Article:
Researchers at the University of Liverpool have developed a new international guideline to help standardize how results from clinical trial studies are reported.
Use of the COS-STAR guideline, which is published in PLOS Medicine, could increase the efficiency and value of clinical research across the globe.
Every year, hundreds of thousands of members of the public are recruited into tens of thousands of clinical trials in health and social care, and thousands of researchers prepare systematic reviews to bring together the findings of existing trials.
Much of this effort can be wasted if the outcomes measured and reported are not those necessarily needed by health service users, practitioners, policy makers and others making choices between different interventions, actions and strategies.
To address these issues, a standardized set of outcomes, known as a 'core outcome set' (COS) can be used. These sets should represent the minimum that should be measured and reported in all clinical trials, audits of practice or other forms of research for a specific condition.
The credibility of a COS depends on both the use of sound methodology in its development and clear and transparent reporting of the processes adopted. However, to date there has been no guideline for reporting COS studies.
Now, an international group of researchers, led by Dr. Jamie Kirkham and Prof. Paula Williamson from the University of Liverpool, and made up of experienced COS developers, methodologists, journal editors, potential users of COS and patient representatives, have developed the COS-STAR (Core Outcome Set-STAndards for Reporting) Statement, which consists of a checklist of 18 items considered essential for transparent and complete reporting in all COS studies.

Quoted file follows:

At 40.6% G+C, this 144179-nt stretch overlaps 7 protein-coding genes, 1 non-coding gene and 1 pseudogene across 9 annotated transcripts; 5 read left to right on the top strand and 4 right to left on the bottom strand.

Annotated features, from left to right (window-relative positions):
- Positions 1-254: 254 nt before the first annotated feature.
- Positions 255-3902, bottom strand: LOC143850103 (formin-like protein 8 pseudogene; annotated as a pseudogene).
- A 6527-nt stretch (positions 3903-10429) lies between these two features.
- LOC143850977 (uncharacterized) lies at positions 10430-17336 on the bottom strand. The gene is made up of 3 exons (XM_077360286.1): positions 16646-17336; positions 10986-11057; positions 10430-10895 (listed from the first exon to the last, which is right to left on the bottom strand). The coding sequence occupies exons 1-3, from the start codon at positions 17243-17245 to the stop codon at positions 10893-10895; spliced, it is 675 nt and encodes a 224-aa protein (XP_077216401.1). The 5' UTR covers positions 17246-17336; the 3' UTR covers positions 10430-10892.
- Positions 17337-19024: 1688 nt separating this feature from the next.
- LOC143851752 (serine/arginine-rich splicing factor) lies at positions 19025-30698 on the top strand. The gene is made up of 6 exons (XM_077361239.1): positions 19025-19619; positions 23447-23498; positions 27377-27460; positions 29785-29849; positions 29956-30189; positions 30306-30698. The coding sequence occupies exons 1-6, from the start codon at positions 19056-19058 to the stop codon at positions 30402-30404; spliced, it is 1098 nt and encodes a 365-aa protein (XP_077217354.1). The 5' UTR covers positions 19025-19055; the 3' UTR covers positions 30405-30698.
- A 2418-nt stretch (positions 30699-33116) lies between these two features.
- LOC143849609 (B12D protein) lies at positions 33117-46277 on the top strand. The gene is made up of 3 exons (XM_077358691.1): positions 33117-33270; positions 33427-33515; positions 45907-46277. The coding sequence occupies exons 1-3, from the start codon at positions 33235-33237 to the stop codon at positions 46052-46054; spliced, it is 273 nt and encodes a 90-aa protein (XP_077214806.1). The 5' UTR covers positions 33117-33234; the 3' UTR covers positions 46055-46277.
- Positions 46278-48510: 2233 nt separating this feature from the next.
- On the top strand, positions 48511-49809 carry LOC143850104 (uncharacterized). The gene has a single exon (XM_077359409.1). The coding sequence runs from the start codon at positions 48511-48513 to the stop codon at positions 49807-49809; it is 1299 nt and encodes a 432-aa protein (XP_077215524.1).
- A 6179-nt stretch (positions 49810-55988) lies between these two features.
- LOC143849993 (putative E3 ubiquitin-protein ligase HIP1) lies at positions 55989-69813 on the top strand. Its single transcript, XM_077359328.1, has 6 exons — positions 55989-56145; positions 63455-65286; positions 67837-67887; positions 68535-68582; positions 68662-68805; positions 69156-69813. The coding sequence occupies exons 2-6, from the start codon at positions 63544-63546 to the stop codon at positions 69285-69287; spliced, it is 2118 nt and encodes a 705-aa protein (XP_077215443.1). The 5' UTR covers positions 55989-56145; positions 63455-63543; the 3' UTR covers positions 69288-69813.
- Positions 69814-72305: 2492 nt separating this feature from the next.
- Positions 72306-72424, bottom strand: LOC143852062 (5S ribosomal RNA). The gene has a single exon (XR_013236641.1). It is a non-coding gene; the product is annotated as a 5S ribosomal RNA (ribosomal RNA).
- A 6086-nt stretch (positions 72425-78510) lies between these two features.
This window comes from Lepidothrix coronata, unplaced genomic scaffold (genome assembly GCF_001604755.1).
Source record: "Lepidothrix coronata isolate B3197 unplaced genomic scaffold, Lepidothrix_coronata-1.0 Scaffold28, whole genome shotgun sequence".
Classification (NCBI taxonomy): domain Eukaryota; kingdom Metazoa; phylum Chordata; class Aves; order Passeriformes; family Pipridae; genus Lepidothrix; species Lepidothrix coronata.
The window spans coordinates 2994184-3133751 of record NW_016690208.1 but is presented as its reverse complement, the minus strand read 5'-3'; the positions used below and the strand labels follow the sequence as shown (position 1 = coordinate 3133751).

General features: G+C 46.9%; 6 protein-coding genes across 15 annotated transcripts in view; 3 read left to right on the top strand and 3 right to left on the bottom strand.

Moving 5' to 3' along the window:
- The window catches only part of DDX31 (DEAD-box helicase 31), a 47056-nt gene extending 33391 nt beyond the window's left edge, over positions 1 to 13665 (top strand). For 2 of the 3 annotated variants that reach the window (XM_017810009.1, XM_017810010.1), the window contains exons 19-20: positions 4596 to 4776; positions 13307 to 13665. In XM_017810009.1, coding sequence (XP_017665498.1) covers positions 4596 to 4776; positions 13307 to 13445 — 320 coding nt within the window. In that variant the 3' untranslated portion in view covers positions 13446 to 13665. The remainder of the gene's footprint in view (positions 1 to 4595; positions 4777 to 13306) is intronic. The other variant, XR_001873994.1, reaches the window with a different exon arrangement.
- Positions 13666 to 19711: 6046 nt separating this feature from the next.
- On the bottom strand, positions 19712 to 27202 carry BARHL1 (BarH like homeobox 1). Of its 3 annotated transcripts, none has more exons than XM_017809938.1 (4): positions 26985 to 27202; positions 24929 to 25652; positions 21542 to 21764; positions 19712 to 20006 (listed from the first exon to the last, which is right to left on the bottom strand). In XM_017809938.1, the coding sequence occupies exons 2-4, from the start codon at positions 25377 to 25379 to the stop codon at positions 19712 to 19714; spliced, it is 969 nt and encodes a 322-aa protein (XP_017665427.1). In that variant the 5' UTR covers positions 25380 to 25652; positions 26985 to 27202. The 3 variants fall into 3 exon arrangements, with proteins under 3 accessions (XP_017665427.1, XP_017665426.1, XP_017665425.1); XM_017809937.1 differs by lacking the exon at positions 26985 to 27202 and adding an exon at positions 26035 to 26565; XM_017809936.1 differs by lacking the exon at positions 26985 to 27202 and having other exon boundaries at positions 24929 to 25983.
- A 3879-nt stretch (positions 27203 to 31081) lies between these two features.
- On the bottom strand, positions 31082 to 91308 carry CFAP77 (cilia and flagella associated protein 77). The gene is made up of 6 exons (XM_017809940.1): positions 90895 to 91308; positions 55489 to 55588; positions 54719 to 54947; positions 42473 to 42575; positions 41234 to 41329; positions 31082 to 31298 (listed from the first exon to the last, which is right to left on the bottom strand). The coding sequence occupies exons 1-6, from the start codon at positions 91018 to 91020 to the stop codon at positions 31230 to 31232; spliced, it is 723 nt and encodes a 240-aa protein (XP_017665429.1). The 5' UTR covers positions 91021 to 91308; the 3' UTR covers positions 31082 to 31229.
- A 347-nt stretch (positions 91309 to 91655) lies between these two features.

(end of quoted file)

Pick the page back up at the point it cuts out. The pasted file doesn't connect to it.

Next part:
Williamson, Head of the University’s Department of Biostatistics, said: "The current gap between clinical researchers, patients and other decision makers throughout the world needs to be closed.
"COS will be a key element in reshaping the future of global clinical trials practice, increasing the efficiency and value of the research process by reducing inefficiencies that arise when trials in similar areas measure the same outcomes in different ways.
"In order to realize this impact, COS studies need to be well-reported, and so the new COS-STAR guidelines will facilitate good reporting and therefore uptake."
MEDICA-tradefair.com; Source: University of Liverpool